Ramen chain widens definition of ‘new graduates’
On the surface, there isn’t much to distinguish Korakuen from other chain Chinese food restaurants. The company, which is headquartered in Koriyama, Fukushima Prefecture, operates 430 outlets, mostly in the Tohoku and Kanto regions. Their fare is pretty cheap, maybe cheaper than most Chinese restaurant chains, with prices for ramen ranging from ¥290 to ¥600. And like other companies in this line of business, Korakuen’s workers are mostly part-time and non-regular, which describes about 8,000 of its 9,000 employees.
However, on Oct. 14, Korakuen issued an announcement that sets it apart, not only from other chain restaurants, but from most Japanese companies in general. Starting in spring 2012, the company will recruit and hire as full-time, regular employees new graduates (shinshotsu) of universities, junior colleges, vocational schools and high schools who matriculated from their respective institutions in 2009, 2010 and 2011. To anyone unfamiliar with Japan’s traditional employment system, this will hardly sound remarkable, but to most Japanese people it’s nothing short of revolutionary.
The transition from educational institution, regardless of the level, to workplace right after graduation is so strictly circumscribed in Japan that anyone who fails to make the transition in a timely manner can be expected to fail in life. That may be a dire explanation of the process, but right now university students who are planning to graduate in the spring are desperately trying to line up employment. In fact, given the situation in the job market right now, it may already be too late.
Members of the class of 2011 with any sort of foresight probably started looking for work a year ago. It’s generally thought that grads who don’t secure a full-time job with a good company right after leaving school find it more difficult to land good jobs in the future – unless, of course, they already have skills that are in demand, but one definition of Japanese university grads is that, by and large, they leave school without any skills. Skills are what you learn by working, which explains the process. Japanese companies are not necessarily looking for workers with specific knowledge or degrees. They are looking for bright young people who can be indoctrinated into their particular corporate culture. In other words, they are looking for “new” people with potential. That’s why when you join a company after college or high school, you are called a shakaijin (member of society).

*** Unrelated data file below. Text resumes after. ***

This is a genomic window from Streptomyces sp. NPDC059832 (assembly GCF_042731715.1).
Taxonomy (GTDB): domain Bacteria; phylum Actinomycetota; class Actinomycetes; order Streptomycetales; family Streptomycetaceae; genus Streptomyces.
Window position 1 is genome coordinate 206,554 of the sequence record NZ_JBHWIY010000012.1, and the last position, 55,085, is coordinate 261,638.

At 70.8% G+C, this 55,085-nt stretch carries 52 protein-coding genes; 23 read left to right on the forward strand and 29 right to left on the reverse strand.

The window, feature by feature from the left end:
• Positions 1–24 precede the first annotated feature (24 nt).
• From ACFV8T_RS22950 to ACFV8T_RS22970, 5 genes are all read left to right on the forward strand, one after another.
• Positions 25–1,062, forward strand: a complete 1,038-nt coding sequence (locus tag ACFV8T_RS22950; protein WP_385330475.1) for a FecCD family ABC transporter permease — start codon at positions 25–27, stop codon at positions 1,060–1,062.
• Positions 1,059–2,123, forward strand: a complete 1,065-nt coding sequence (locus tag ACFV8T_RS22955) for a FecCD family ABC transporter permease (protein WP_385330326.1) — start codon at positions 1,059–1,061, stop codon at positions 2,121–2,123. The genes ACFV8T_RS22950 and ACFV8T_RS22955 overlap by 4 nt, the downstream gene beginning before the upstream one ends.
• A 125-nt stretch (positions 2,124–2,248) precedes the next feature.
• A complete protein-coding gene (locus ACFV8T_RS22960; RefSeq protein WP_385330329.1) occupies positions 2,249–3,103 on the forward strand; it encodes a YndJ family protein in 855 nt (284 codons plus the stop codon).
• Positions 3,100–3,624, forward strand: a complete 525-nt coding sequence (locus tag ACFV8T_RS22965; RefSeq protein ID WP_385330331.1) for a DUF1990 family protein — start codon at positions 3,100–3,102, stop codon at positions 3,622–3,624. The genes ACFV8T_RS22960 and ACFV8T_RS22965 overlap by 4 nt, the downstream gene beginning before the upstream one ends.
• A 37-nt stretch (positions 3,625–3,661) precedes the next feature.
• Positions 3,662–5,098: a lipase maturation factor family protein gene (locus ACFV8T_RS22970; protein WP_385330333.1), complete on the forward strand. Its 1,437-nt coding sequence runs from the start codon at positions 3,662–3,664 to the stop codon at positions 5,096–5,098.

Of course, the employment situation has changed greatly over the past 20 years. More and more employers use non-regular workers to cut down on costs. Full-time, regular employment is getting harder to secure, but the recruitment style for full-time, regular employees remains pretty much the same.
What makes Korakuen’s gambit noteworthy is that they will start treating people who graduated up to three years prior to a particular spring hiring season as shinsotsu, assuming that they haven’t been hired as full-time workers in the meantime. In fact, even people who graduated in 2010 are being considered for 2011 along with this coming spring’s crop of shinsotsu. Though it sounds like little more than redefining the nomenclature, Korakuen’s policy is in line with the new government’s efforts to open up employment opportunities to more young people. Reportedly, the Democratic Party of Japan is talking to Keidanren (Japan Business Federation) about a major overhaul of the recruiting and hiring systems.